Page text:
An estimated 10,000 university and college students marched on Westminster on Wednesday in a protest against funding cuts and higher tuition fees, which many fear will result in the privatisation of Higher Education.
The protest came as a response to the government recent White Paper on Higher Education, which proposes a dramatic cut in government funding for higher education.
The demonstration was organised by the National Campaign Against Fees and Cuts (NCAFC) and was supported by the National Union of Students (NUS) and the University and College Union (UCU). The route took the students through Westminster and past the Occupy London camp at St Paul’s to end on London Wall in the City of London.
The Coalition’s White Paper on Higher Education, titled ‘Students at the heart of the system’, was published in June of this year. It sets out the government’s strategy for swift and far reaching reforms to the higher education sector. The document builds on the Browne Review which recommended removing the cap on student fees, resulting in the government’s decision to raise the cap on fees to £9,000 last year.
The White Paper is based on the notion of students as consumers, who will choose the best ‘value for money’ courses in a market place where universities will be competing to attract students, and looking for private sector funding to fill the gaps.
In last year’s Comprehensive Spending Review the Coalition government annouced a 40 per cent cut to the higher education teaching budget over four years, leaving a budget available only to fund teaching for science, technology, engineering and mathematics (STEM) subjects. This means that for the arts and social sciences the total cost for funding has been transferred on to the student as consumer, who at most universities will be paying close to £9,000 per year in tuition fees.
Critics say the proposals are an attack on the idea of a public university, establishes a level playing field for private providers at the cost of irreversable damage to the sector, particularly the arts and human sciences. A response to the White Paper by the University and College Union (UCU) read: “The White Paper is set to throw the higher education sector into disarray and threatens the undoing of decades of progress; only strengthening the immense systemic biases in society. The consensus of higher education as a public service, its nature and role in society will be totally recast by the White Paper.”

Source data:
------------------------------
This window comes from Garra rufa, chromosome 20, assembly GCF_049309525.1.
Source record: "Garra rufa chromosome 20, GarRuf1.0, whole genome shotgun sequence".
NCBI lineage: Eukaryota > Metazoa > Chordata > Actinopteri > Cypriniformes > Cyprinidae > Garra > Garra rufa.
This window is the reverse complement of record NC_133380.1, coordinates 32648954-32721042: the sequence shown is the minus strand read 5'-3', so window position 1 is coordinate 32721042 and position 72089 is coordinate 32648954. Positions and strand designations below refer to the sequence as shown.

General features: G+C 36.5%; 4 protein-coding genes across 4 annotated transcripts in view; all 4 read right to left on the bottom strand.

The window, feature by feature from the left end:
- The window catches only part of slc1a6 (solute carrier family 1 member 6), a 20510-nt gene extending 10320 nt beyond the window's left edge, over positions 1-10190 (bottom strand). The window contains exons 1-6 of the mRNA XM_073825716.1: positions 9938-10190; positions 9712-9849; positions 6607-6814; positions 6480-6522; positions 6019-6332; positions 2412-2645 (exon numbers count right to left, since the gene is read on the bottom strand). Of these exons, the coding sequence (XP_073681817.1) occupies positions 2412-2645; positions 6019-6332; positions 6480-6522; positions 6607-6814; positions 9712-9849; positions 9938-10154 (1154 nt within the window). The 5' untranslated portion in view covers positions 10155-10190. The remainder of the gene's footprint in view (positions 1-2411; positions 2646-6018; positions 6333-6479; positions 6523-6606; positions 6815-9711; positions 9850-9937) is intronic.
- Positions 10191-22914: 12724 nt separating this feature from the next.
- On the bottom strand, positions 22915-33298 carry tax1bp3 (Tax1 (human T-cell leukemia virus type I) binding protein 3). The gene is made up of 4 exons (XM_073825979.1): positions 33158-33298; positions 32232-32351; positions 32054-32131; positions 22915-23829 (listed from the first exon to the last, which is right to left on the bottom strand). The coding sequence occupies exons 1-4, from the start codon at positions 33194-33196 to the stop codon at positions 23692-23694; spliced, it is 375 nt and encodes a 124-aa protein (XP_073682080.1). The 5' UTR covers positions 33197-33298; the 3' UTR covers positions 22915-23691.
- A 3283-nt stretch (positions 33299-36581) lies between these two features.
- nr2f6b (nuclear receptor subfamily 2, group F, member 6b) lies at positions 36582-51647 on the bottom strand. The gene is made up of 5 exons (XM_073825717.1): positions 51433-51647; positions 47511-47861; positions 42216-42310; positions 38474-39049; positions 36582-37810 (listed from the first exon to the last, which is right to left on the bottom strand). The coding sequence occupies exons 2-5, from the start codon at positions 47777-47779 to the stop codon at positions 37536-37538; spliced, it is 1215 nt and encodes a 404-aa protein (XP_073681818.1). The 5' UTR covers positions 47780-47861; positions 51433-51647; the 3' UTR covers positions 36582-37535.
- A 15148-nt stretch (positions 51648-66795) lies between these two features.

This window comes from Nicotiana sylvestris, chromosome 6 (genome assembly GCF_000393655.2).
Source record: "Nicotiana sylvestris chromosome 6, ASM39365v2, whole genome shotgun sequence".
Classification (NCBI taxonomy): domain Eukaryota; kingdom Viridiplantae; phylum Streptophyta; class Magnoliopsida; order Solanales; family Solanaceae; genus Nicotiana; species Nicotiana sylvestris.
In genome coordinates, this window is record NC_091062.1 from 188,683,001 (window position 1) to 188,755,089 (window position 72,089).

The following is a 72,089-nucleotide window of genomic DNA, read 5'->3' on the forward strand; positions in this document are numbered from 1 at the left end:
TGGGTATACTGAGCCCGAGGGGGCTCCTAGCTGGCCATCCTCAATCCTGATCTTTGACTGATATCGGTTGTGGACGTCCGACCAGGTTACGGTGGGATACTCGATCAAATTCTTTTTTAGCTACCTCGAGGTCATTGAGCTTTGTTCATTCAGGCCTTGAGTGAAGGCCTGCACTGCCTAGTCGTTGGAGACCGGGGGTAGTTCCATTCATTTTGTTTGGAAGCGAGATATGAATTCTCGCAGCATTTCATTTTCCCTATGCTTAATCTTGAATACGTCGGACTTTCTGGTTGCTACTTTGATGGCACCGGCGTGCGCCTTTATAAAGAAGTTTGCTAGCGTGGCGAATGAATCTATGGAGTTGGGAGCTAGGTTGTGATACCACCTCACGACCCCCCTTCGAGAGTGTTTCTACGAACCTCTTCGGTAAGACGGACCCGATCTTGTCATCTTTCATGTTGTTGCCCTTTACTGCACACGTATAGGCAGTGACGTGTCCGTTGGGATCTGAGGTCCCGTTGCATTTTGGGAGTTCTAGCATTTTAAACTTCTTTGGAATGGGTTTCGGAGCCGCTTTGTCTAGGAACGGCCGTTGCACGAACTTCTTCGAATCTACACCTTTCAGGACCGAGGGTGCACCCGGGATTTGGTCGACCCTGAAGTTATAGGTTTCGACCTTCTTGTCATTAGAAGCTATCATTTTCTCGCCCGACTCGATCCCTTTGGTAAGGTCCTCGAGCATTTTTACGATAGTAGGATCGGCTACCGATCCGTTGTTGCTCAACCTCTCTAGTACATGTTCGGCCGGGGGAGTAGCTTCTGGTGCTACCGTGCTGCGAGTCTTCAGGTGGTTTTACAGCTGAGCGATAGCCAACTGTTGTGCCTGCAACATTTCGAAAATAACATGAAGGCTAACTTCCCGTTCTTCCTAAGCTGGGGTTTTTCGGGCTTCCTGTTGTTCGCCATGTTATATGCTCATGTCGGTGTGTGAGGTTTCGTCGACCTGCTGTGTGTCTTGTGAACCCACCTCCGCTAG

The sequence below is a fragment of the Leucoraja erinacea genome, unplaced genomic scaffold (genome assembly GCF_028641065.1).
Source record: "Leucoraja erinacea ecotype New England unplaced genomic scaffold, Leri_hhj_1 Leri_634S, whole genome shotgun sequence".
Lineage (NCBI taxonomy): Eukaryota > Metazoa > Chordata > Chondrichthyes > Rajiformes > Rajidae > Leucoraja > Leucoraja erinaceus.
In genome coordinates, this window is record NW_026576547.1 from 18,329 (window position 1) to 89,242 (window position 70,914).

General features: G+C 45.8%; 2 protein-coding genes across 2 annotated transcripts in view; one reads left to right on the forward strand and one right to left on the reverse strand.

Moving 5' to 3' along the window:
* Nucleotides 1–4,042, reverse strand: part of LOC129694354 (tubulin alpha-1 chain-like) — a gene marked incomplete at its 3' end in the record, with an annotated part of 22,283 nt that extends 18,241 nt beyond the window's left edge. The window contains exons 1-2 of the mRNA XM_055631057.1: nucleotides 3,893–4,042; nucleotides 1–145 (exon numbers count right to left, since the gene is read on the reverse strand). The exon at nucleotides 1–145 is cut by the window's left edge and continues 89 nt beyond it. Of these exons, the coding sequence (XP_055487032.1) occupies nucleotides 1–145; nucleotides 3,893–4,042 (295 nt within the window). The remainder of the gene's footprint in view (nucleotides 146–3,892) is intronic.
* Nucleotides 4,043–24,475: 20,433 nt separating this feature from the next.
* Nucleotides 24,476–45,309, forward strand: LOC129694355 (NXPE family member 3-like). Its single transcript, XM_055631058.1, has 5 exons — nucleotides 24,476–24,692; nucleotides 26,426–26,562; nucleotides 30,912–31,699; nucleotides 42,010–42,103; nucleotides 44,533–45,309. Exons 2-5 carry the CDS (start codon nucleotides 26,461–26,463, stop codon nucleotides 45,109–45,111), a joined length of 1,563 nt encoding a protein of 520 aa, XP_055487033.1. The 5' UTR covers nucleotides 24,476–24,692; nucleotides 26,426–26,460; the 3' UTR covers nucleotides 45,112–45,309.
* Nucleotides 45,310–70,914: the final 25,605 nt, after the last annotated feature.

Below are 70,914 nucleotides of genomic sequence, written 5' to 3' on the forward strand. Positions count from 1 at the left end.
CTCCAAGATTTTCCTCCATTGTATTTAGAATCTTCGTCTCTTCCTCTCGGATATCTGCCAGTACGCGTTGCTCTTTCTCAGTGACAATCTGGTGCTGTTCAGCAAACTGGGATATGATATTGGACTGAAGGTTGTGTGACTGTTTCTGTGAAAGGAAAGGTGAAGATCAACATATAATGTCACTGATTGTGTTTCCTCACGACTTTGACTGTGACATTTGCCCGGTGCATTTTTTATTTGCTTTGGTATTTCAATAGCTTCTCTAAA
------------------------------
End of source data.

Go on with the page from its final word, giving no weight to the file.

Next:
Goldsmiths University staff had already made a stand against the proposals, with nine signing an alternative to the White Paper, “In Defence of Public Higher Education”, published on September 27. The document was signed by hundreds of academics accross the country.
James Haywood, Goldsmiths Students Union President, told EastLondonLines: “This is not just about universities, this is about defending public services as a whole. One of the things we learned last year is that this is about the wider society, we got a lot of support from the public in the fight against fees last year, and we’re looking to build on that.”
The march was held exactly one year after the 50,000 strong demonstration against the tripling of fees and the scrapping of the EMA grant that led to the trashing of the Conservative Party’s headquaters at Millbank, Westminster. And the demonstration in December last year, on the day Parliament voted in favour of raising tuition fees to £9,000, when disturbances broke out after police kettled thousands of students in Parliament Square for hours.
Organisers of today’s march said the Metropolitan Police’s warning to use baton rounds if trouble were to break out was a move to discourage students to exercise their right to protest. On the day, 4000 police officers were on the beat, searching entire buses before students could even join the march. Wednesday also saw a number of undercover snatch squads operate within the march. A number of 24 arrests were made.
A national day of action has been announced by the NCAFC for November 23.